In my searchings through the Martial Arts section at F.Y.E, I came across a Thailand Martial Arts films I had not heard of before. It featured, on the cover, a young girl, poised with swords in hand, the most intense look on her face as if to say, “Yeah, I’ll rough you up a bit, Van Damme style.” This immediately piqued my interest. So I got it, took it home, and watched it with my best bud, E.
Let me just say, this is a major statement in the Martial Arts entertainment/otherwise industry. Not only does a girl do Tony Jaa like moves in this film, but she beats up guys 3-4 times her size. With a ridiculously good idea at its base, this solid films sets you up for an action packed Muay Thai styled film that didn’t disappoint, and never left an opportunity for a great new location for an action sequence.
So Zen (Yanin Vismistananda) is the subsequent child of a West Side Story love
Look at those moves. Wow, Yanin.
affair. One parent Thai and one Japanese, this love child of two warring factions is born autistic. Not only is she born autistic, but her concentration allows her to catch things thrown at her from all angles and allows her to pick up Muay Thai fighting techniques from the dojo next door and from T.V. (some great moves from Tony Jaa’s films, obviously a planted element from same director, Panna Rittikrai)
When things start to heat up with old wounds opening, Zen must protect her mother Zin (Ammara Siripong). The cancer eating away at her is expensive to treat, and Zen and Moom (Taphon Phopwandee) must team up to add an element of suspense and comedy to this film about how tweens can do anything. Collecting old debts and pissing off No. 8 (Pongpat Wachirabunjong) and getting her father Mashashi (Hiroshi Abe) involved, who knows what lengths an autistic girl will do to protect her family of attrition.
There are some really great elements in this movie that shine through in all of
I'm just gonna keep showing you these.
Prancha Pinkaew/ Panna Rittikrai’s work. First of all, fight locations. This movie has fight scenes in a ice factory, warehouse, slaughterhouse, and tea house, all in one. Using the layout of the locations in combination with Yanin and the stunt actor’s skills makes for a deadly combo that is played out poetically on film. Jumping over boxes, avoiding ice hooks and blocks, what could be better than imagining this all happening in an actual real life situation? This girl knows her stuff, and it shows hard.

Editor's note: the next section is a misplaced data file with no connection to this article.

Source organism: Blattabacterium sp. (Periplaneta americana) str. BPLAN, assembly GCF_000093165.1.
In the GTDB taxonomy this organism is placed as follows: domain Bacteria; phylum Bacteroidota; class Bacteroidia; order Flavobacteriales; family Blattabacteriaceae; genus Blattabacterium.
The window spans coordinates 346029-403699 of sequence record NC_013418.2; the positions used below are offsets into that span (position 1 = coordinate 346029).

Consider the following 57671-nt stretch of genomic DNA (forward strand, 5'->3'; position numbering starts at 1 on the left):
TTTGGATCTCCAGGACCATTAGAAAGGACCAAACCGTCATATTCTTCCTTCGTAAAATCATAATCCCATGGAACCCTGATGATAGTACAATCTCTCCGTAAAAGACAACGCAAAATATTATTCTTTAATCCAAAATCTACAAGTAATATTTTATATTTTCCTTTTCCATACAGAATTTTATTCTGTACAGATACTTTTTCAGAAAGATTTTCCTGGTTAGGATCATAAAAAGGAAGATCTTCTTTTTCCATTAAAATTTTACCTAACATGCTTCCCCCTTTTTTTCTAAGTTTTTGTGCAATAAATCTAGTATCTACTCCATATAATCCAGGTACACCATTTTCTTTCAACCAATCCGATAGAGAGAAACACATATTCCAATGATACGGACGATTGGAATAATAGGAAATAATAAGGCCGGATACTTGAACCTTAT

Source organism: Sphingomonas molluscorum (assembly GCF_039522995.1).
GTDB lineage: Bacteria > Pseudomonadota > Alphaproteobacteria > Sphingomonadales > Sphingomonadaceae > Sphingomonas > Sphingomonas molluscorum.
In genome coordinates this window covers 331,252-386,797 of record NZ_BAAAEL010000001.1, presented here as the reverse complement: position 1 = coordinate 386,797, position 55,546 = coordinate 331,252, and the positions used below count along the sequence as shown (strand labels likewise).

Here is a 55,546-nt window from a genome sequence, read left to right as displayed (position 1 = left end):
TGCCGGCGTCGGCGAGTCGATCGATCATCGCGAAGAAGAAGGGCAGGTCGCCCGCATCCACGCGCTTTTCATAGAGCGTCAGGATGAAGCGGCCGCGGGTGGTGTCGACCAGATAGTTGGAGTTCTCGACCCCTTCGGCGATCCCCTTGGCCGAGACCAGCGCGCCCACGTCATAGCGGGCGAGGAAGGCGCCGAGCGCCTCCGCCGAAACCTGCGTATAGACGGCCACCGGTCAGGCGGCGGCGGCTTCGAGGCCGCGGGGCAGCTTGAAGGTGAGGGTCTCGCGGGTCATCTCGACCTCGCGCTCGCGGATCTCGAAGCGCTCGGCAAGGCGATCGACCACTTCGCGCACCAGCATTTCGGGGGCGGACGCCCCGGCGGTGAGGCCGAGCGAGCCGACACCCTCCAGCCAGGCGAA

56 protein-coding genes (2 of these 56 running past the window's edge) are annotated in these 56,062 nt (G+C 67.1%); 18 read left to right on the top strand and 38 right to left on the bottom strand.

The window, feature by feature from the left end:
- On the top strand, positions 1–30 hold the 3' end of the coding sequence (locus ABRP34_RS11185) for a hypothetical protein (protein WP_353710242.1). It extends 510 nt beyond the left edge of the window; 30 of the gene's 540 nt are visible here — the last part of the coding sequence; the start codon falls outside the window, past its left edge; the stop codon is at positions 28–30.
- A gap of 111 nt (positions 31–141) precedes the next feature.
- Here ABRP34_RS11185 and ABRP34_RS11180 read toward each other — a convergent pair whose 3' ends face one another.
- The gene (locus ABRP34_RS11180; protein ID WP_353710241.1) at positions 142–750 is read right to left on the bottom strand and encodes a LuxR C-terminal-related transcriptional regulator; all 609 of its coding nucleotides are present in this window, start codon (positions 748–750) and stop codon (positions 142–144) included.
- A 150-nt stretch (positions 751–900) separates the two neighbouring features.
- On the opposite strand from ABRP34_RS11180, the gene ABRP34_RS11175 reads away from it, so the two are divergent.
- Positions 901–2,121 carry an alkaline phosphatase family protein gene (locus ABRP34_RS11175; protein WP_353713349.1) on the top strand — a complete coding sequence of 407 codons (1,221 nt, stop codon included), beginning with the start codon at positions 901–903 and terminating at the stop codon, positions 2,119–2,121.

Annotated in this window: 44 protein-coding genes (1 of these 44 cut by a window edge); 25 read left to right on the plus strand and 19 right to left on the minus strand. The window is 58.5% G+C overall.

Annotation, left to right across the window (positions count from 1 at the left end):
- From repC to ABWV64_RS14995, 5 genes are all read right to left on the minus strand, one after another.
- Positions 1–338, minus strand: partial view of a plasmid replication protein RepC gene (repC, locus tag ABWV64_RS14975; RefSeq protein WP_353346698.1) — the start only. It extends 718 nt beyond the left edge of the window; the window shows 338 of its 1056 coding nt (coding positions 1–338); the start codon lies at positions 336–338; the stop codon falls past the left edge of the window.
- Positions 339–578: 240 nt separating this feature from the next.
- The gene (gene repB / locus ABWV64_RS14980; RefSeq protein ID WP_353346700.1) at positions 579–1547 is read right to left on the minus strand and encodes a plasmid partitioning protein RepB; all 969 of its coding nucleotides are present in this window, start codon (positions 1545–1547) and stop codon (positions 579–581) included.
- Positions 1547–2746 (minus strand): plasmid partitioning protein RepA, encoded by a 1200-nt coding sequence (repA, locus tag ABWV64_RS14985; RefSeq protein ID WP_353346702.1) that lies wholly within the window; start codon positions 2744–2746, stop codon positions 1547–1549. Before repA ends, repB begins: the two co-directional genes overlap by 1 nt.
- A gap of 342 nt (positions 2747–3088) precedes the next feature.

How is this not a 12 year old girl?
And that’s another thing that impressed me so much. Yanin Vismistanada, a 24 year old Thai girl, master of Taekwondo with a 3rd degree Dan blackbelt, looks like a 12 year old. Looks can be deceiving. He moves are fluent, her Tony Jaa imitation is flawless, she’s got the works. Discovered on the Born to Fight set in 2003 by Panna Rittikrai himself, this girl is destined to eventually equal/surpass Jaa himself (or at least Dan Chupong).
Simply the best.
With some fantastic English spoken by both Thai and Japanese men (still needed subtitles though) and quite a few transvestites, speaking to Thailand’s rich heritage, this movie has a combination unlike anything I’ve ever seen. An inspirational movie speaking to how children can do whatever they wanna do, this movie is a definite need in anyone’s growing Martial Arts collection. I give this movie, in comparison to all other Panna Rittikrai/Muay Thai movies I’ve seen, a definite 9.5 out of 10.
Leave a comment | tags: 2003, 24 year old, 3rd Degree Dan blackbelt, actual real life location, Ammara Siripong, autistic, Born to Fight, cancer, Chocolate, comedy, Dan Chupong, director, dojo, E, English, fight locations, FYE, Hiroshi Abe, ice factory, inspirational movie, Japanese, layout, love affair, love child, major statement, Martial Arts, Masashi, Moom, Muay-Thai, No. 8, Panna Rittikrai, Pongpat Wachirabunjong, Prancha Pinkaew, slaughterhouse, stunt actors, subtitles, suspense, swords, Taekwondo, Taphon Phopwandee, tea house, Thai, Thailand, Tony Jaa, transvestites, TV, tweens, Van Damme, warehouse, warring factions, West Side Story, Yanin Vismistananda, young girl, Zen, Zin | posted in Movies